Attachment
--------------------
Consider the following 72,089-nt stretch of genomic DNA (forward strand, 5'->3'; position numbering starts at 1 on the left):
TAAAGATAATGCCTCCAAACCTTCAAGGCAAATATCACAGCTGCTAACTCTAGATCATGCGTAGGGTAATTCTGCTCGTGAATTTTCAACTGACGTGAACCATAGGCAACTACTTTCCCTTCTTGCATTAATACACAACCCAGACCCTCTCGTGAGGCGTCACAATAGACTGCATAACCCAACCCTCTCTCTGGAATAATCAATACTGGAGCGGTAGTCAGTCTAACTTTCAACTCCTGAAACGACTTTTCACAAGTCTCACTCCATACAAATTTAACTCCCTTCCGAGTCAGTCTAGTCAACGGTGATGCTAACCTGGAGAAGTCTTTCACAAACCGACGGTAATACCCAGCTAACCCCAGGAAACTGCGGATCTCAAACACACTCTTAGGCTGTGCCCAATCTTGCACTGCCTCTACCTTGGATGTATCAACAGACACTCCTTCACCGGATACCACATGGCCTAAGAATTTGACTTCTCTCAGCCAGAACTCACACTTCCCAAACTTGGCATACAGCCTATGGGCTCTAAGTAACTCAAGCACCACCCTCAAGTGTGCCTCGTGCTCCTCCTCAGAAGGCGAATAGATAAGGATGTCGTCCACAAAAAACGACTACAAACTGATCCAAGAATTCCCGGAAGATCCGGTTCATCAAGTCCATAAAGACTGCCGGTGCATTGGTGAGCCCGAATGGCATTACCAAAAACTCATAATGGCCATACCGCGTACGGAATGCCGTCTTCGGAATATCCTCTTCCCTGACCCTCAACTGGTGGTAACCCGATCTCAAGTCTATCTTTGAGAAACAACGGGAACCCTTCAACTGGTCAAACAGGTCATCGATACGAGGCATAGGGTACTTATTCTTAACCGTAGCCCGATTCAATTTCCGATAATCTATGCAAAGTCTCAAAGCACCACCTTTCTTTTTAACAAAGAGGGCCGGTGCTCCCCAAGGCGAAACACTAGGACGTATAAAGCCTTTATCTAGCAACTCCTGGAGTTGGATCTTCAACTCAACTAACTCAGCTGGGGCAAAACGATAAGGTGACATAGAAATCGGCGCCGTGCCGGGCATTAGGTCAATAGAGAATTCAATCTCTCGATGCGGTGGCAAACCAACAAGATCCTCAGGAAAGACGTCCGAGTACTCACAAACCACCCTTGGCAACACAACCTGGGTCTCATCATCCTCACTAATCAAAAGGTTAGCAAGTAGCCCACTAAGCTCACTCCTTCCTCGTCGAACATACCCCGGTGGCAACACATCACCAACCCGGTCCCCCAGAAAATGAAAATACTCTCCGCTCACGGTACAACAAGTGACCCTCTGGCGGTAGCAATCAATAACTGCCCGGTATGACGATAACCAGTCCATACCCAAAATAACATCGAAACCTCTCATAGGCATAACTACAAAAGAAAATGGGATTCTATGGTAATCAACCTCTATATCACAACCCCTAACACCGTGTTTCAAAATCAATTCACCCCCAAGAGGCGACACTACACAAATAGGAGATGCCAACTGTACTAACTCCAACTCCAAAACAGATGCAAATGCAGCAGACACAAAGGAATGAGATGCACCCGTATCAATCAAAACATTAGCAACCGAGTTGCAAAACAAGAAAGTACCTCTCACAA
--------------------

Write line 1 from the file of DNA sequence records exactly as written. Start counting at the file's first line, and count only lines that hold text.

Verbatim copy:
Consider the following 72,089-nt stretch of genomic DNA (forward strand, 5'->3'; position numbering starts at 1 on the left):